Crystal Ball Series: The Coming Capital Crunch

You might be tired of hearing about how clean energy stocks are weathering the pandemic better than oil and gas stocks. Here is what is important: There’s new intelligence about why clean energy stocks are outperforming — and it foreshadows trends for the future of investment in oil and gas.

Both of these things are true:

  • Today’s evolving pandemic challenges require all of our energy, wit, and capacity
  • If we want to define the energy future, we have to understand why clean energy is outperforming oil and gas as an investment.

The situation:

I wondered if the clean energy stock narrative was real: It is. Since the start of 2020, the popular iShares Clean Energy ETF (ICLN) has risen 15.9%, while the oil-heavy Vanguard Energy ETF (VDE) has declined 40.1%. Their respective beta values—1.05 for iShares Clean Energy and 2.01 for Vanguard Energy—indicate that clean energy securities are in-step with market trends while oil securities are collectively twice as volatile as the market.  

Goldman Sachs published a really interesting report in June, a redacted version of their December 2019 report, “Carbonomics: The green engine of economic recovery.” This report highlights a couple of paradigm shifts relevant to leaders in the oil and gas industry:

  • Renewable power will become the largest area of spending in the energy industry in 2021, surpassing upstream oil and gas for the first time in history.
  • Clean tech could drive $2.1 trillion of annual green infrastructure investments and create 15 million to 20 million jobs worldwide.

And most interesting of all: It is not demand that is shifting investments away from hydrocarbons; it is the rising cost of capital. 

It is worth spending a few minutes unpacking that. Oil and gas companies could suffer more from lack of investment than lack of demand for oil and gas products. How could that be? Here are some key considerations, taken from the Carbonomics report:

  • For investments in long-term energy projects, investors are requiring a significantly higher rate of return for oil and gas projects (up to 20 percent) than for renewable projects (3 to 5 percent).
  • In the last five years, capital expenditures for long-term oil projects have declined by over 60 percent.  
  • As I flagged in the first Crystal Ball series, climate-related shareholder resolutions have changed the power dynamic for corporate ESG action. In a recent interview available on the Energy Thinks Podcast, Goldman Sachs’ Michele Della Vigna, author of the Carbonomics report, stated that “climate change shareholder resolutions have doubled in the last five years, but more importantly, shareholder support has tripled.”
  • Without investment, the debate about “stranded assets” has shifted away from one in which regulators will prevent you from accessing those resources to one in which companies do not have the investment capital.

Yes, but … I know what you are thinking. With structural underinvestment, the price of oil will rise, thereby incentivizing further investing. Both the Carbonomics report and one of my favorite podcasts, ARC Energy, take this on. My crystal ball says that higher oil prices could further incentivize fuel and feedstock switching, thereby creating a reinforcing cycle that undermines oil and gas demand.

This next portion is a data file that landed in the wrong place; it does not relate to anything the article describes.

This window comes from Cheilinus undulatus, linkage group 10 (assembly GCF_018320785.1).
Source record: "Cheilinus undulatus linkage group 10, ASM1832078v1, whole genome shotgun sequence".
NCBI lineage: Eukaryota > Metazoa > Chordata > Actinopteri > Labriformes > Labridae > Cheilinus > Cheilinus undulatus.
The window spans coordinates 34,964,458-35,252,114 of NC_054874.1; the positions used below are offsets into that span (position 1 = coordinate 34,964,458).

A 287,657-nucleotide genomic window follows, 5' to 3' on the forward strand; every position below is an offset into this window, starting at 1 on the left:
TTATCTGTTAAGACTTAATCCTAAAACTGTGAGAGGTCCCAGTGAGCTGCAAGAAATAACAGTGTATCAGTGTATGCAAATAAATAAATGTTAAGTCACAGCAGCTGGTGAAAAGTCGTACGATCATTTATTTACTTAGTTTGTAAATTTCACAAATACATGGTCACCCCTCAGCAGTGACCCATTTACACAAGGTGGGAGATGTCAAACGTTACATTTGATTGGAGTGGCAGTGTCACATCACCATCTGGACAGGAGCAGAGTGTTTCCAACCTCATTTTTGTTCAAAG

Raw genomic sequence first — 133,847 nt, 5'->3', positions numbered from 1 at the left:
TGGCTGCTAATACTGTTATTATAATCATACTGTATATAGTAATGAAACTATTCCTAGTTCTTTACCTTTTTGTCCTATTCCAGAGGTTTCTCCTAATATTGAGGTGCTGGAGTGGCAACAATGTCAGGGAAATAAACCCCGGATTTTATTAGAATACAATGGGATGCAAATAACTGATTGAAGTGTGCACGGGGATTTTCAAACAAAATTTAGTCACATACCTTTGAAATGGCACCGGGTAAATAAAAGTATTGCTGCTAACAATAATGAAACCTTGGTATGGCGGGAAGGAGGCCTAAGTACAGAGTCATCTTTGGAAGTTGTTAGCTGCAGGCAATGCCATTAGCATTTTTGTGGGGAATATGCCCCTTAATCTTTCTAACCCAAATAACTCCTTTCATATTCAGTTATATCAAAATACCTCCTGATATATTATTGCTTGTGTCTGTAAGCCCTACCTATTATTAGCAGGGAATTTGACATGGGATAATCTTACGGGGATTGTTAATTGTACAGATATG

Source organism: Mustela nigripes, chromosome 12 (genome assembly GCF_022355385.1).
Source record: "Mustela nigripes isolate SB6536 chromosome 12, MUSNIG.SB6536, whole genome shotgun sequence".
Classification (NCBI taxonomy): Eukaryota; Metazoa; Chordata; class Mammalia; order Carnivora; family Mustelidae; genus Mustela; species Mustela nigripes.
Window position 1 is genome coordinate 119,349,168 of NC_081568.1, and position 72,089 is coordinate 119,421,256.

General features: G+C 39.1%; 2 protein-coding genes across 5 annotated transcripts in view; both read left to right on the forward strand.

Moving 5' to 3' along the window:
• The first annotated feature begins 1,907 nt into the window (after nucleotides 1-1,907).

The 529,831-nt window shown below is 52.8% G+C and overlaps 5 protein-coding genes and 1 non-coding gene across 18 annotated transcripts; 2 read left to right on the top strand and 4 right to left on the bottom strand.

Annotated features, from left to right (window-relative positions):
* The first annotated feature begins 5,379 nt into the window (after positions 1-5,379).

It matters because:

By recognizing the “seismic shift in capital allocation,” as described by Goldman Sachs, we have to reconcile numerous forces at play, and that reconciliation will create a new paradigm for oil and gas investment. Interest and even activism in climate issues are no longer a sideshow or a detour on the road to the energy future. They are now interwoven with the forces driving lending and investing. Prudent oil and gas leadership is thinking not only about how to mitigate social risk but also how it will attract capital to build the energy future.

The critical mistakes not to make:

Thinking the move toward clean energy is entirely a social, political, or cultural trend. Investors can now point toward higher returns and lower volatility in clean energy investments compared to those in oil and gas. While popular sentiment may indicate the move toward clean energy resources as a social movement, there is emerging quantitative evidence clean energy is a better investment.

Seize the dayOil and gas leaders of every size are doing the following:

  • Embrace ESG. In 2020, a pragmatic and authentic ESG program will be the price of admission to investment conversations. If you haven’t already started your three-year strategy, hit reply and let’s explore how we can help you.
  • Talk to your investors. Every class and size of investor has a different tolerance for oil and gas returns — and different levels of patience for implementation of an ESG strategy. Your company may not need to pivot to a net-zero strategy as long as it understands the expectations of today and anticipates those of tomorrow.
  • Innovate into the energy future. In a world of both diminishing capital and diminishing demand, the last companies standing will have one eye to the future. Your company needs to articulate its place in the energy future for your stakeholders and employees as well as your investors. 

Does the Carbonomics report jive with your experience of investor expectations right now? Right or wrong, I want to hear about it.

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